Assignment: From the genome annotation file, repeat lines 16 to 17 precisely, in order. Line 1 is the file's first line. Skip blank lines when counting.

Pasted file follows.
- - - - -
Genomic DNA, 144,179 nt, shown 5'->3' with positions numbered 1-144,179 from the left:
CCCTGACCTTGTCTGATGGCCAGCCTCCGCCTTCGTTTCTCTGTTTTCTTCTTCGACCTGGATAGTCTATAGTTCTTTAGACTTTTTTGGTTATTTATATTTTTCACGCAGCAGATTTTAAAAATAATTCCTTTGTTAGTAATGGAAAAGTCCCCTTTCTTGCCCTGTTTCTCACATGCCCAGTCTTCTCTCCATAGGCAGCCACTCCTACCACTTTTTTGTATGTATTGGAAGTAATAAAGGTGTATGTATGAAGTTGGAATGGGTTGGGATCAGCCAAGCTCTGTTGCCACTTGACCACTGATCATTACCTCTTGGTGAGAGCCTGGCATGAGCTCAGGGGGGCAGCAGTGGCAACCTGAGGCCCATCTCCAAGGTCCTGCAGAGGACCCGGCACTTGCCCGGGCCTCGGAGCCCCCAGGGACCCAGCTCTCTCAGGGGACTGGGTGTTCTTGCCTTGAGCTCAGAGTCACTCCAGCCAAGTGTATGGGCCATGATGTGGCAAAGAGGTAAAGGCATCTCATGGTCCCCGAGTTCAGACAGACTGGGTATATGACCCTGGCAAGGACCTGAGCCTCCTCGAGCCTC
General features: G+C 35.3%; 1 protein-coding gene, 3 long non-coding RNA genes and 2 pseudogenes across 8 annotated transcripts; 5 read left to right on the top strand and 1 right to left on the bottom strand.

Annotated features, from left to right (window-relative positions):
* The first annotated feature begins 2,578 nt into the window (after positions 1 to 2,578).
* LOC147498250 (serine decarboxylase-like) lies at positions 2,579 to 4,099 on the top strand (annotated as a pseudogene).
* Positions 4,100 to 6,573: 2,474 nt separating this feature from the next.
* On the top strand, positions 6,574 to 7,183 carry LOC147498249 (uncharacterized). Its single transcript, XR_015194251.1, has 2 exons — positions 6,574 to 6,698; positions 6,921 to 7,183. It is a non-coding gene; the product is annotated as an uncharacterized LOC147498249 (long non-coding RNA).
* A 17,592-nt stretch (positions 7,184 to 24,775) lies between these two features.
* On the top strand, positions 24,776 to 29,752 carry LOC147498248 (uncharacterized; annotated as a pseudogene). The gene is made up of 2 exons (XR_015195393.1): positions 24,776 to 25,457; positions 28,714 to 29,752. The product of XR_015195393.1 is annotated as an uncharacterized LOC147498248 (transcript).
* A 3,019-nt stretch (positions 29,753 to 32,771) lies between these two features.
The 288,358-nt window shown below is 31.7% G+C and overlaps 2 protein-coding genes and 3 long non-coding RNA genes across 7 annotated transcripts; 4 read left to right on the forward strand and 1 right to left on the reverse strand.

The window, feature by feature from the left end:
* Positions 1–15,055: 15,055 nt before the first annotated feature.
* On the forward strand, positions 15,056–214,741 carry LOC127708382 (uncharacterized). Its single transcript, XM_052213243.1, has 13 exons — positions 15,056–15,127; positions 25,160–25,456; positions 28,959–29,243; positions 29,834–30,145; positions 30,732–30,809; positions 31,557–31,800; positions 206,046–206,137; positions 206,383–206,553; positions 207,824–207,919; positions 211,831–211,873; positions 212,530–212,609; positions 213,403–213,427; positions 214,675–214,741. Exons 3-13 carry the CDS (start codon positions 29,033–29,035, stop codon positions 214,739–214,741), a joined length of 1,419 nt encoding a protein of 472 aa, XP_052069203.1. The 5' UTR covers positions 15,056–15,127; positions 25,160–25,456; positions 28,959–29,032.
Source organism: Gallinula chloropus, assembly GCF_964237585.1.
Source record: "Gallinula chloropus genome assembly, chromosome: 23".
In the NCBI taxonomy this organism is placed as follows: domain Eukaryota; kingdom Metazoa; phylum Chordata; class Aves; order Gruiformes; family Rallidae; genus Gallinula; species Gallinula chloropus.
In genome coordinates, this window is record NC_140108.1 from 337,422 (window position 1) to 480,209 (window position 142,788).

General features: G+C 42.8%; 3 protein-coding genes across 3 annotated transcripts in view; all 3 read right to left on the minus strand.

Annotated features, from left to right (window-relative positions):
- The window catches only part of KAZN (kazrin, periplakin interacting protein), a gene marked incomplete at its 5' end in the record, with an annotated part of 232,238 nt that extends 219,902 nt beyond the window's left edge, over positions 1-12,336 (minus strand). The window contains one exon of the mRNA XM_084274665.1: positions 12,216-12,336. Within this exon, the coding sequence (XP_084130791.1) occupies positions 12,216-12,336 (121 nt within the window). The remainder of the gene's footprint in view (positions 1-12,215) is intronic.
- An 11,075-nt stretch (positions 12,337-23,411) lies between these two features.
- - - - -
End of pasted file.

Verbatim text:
Source organism: Gallinula chloropus, assembly GCF_964237585.1.
Source record: "Gallinula chloropus genome assembly, chromosome: 23".